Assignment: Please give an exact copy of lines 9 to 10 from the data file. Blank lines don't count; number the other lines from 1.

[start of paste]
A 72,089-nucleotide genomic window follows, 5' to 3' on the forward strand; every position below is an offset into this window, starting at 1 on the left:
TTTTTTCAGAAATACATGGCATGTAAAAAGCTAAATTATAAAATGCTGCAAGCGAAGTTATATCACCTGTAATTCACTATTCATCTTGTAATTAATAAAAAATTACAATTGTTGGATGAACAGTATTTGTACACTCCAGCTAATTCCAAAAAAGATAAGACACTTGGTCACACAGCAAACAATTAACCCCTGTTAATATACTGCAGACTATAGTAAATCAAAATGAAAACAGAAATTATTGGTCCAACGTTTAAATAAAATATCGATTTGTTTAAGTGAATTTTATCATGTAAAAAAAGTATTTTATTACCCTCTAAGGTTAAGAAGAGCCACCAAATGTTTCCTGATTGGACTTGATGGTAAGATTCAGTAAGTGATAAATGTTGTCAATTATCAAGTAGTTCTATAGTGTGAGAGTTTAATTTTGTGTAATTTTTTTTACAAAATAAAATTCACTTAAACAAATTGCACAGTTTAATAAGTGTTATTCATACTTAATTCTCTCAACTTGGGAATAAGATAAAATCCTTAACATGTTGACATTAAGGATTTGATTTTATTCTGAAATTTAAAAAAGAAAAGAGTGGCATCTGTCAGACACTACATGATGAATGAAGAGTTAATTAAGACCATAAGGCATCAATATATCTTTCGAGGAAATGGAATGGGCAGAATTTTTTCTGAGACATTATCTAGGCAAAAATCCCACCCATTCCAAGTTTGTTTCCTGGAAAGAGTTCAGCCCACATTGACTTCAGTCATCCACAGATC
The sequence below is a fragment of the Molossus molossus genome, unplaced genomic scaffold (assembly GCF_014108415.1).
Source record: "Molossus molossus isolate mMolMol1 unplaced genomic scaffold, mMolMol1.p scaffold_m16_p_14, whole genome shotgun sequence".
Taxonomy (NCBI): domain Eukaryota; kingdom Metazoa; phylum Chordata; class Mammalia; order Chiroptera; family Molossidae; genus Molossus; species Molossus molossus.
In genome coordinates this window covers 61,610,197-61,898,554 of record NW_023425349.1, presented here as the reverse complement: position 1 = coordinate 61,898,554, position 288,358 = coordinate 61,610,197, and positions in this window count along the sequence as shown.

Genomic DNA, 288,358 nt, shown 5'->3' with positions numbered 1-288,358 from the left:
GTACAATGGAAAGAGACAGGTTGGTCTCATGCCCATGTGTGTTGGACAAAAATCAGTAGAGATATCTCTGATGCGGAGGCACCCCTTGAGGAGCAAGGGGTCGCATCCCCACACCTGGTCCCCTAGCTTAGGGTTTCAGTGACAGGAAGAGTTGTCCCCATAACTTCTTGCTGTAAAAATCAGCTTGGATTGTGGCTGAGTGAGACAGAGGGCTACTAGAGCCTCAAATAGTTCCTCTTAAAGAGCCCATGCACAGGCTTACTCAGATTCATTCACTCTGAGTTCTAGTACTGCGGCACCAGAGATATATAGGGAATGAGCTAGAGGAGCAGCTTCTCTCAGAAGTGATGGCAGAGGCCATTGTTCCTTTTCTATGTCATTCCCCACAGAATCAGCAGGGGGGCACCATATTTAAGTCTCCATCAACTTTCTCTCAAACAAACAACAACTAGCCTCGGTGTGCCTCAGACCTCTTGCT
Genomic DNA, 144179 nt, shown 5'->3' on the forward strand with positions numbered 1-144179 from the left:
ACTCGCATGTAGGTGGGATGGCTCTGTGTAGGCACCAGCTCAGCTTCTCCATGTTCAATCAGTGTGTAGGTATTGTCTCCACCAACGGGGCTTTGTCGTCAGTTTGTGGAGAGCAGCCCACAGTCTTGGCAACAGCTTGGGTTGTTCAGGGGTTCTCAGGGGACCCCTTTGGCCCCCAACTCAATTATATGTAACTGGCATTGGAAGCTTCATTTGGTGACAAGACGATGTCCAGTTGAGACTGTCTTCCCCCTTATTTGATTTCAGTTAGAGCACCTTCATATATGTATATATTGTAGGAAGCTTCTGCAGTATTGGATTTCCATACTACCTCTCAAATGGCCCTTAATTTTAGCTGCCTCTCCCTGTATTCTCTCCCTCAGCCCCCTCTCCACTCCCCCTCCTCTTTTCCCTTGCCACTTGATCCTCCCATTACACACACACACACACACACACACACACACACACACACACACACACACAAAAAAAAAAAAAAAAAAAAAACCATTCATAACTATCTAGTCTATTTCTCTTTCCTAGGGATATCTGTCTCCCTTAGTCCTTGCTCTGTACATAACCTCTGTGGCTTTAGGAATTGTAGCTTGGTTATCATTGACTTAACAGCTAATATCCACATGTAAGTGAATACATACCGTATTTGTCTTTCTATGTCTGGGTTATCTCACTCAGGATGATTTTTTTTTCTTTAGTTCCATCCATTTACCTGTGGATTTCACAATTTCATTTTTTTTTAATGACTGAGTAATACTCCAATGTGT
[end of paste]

Genomic DNA, 144179 nt, shown 5'->3' on the forward strand with positions numbered 1-144179 from the left:
ACTCGCATGTAGGTGGGATGGCTCTGTGTAGGCACCAGCTCAGCTTCTCCATGTTCAATCAGTGTGTAGGTATTGTCTCCACCAACGGGGCTTTGTCGTCAGTTTGTGGAGAGCAGCCCACAGTCTTGGCAACAGCTTGGGTTGTTCAGGGGTTCTCAGGGGACCCCTTTGGCCCCCAACTCAATTATATGTAACTGGCATTGGAAGCTTCATTTGGTGACAAGACGATGTCCAGTTGAGACTGTCTTCCCCCTTATTTGATTTCAGTTAGAGCACCTTCATATATGTATATATTGTAGGAAGCTTCTGCAGTATTGGATTTCCATACTACCTCTCAAATGGCCCTTAATTTTAGCTGCCTCTCCCTGTATTCTCTCCCTCAGCCCCCTCTCCACTCCCCCTCCTCTTTTCCCTTGCCACTTGATCCTCCCATTACACACACACACACACACACACACACACACACACACACACACACACACAAAAAAAAAAAAAAAAAAAAAACCATTCATAACTATCTAGTCTATTTCTCTTTCCTAGGGATATCTGTCTCCCTTAGTCCTTGCTCTGTACATAACCTCTGTGGCTTTAGGAATTGTAGCTTGGTTATCATTGACTTAACAGCTAATATCCACATGTAAGTGAATACATACCGTATTTGTCTTTCTATGTCTGGGTTATCTCACTCAGGATGATTTTTTTTTCTTTAGTTCCATCCATTTACCTGTGGATTTCACAATTTCATTTTTTTTTAATGACTGAGTAATACTCCAATGTGT